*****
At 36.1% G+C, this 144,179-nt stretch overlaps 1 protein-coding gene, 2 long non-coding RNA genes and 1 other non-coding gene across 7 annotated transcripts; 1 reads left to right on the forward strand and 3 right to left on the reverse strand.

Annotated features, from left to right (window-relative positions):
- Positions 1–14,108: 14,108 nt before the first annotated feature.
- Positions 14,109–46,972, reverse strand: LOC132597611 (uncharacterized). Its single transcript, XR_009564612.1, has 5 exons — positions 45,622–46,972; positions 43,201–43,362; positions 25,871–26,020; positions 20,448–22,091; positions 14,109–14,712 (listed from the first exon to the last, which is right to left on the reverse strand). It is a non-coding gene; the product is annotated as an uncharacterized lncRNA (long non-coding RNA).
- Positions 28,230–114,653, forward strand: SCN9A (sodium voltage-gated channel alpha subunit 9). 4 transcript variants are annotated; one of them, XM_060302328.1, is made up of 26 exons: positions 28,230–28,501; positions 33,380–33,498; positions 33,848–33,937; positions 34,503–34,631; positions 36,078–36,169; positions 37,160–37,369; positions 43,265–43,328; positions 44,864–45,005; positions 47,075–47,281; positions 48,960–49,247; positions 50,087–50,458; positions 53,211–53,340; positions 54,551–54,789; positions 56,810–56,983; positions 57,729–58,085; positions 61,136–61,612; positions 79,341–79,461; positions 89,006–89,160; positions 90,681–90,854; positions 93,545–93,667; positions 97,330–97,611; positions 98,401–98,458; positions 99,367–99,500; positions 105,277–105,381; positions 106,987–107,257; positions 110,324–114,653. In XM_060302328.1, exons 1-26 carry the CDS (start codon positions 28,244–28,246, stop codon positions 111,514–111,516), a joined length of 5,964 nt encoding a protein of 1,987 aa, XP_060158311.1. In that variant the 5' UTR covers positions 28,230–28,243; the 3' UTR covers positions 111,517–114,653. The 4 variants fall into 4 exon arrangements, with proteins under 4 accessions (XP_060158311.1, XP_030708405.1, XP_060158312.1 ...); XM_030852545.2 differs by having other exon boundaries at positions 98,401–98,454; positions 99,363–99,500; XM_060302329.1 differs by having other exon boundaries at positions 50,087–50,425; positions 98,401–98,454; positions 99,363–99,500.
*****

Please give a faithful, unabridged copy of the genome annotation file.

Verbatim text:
At 36.1% G+C, this 144,179-nt stretch overlaps 1 protein-coding gene, 2 long non-coding RNA genes and 1 other non-coding gene across 7 annotated transcripts; 1 reads left to right on the forward strand and 3 right to left on the reverse strand.

Annotated features, from left to right (window-relative positions):
- Positions 1–14,108: 14,108 nt before the first annotated feature.
- Positions 14,109–46,972, reverse strand: LOC132597611 (uncharacterized). Its single transcript, XR_009564612.1, has 5 exons — positions 45,622–46,972; positions 43,201–43,362; positions 25,871–26,020; positions 20,448–22,091; positions 14,109–14,712 (listed from the first exon to the last, which is right to left on the reverse strand). It is a non-coding gene; the product is annotated as an uncharacterized lncRNA (long non-coding RNA).
- Positions 28,230–114,653, forward strand: SCN9A (sodium voltage-gated channel alpha subunit 9). 4 transcript variants are annotated; one of them, XM_060302328.1, is made up of 26 exons: positions 28,230–28,501; positions 33,380–33,498; positions 33,848–33,937; positions 34,503–34,631; positions 36,078–36,169; positions 37,160–37,369; positions 43,265–43,328; positions 44,864–45,005; positions 47,075–47,281; positions 48,960–49,247; positions 50,087–50,458; positions 53,211–53,340; positions 54,551–54,789; positions 56,810–56,983; positions 57,729–58,085; positions 61,136–61,612; positions 79,341–79,461; positions 89,006–89,160; positions 90,681–90,854; positions 93,545–93,667; positions 97,330–97,611; positions 98,401–98,458; positions 99,367–99,500; positions 105,277–105,381; positions 106,987–107,257; positions 110,324–114,653. In XM_060302328.1, exons 1-26 carry the CDS (start codon positions 28,244–28,246, stop codon positions 111,514–111,516), a joined length of 5,964 nt encoding a protein of 1,987 aa, XP_060158311.1. In that variant the 5' UTR covers positions 28,230–28,243; the 3' UTR covers positions 111,517–114,653. The 4 variants fall into 4 exon arrangements, with proteins under 4 accessions (XP_060158311.1, XP_030708405.1, XP_060158312.1 ...); XM_030852545.2 differs by having other exon boundaries at positions 98,401–98,454; positions 99,363–99,500; XM_060302329.1 differs by having other exon boundaries at positions 50,087–50,425; positions 98,401–98,454; positions 99,363–99,500.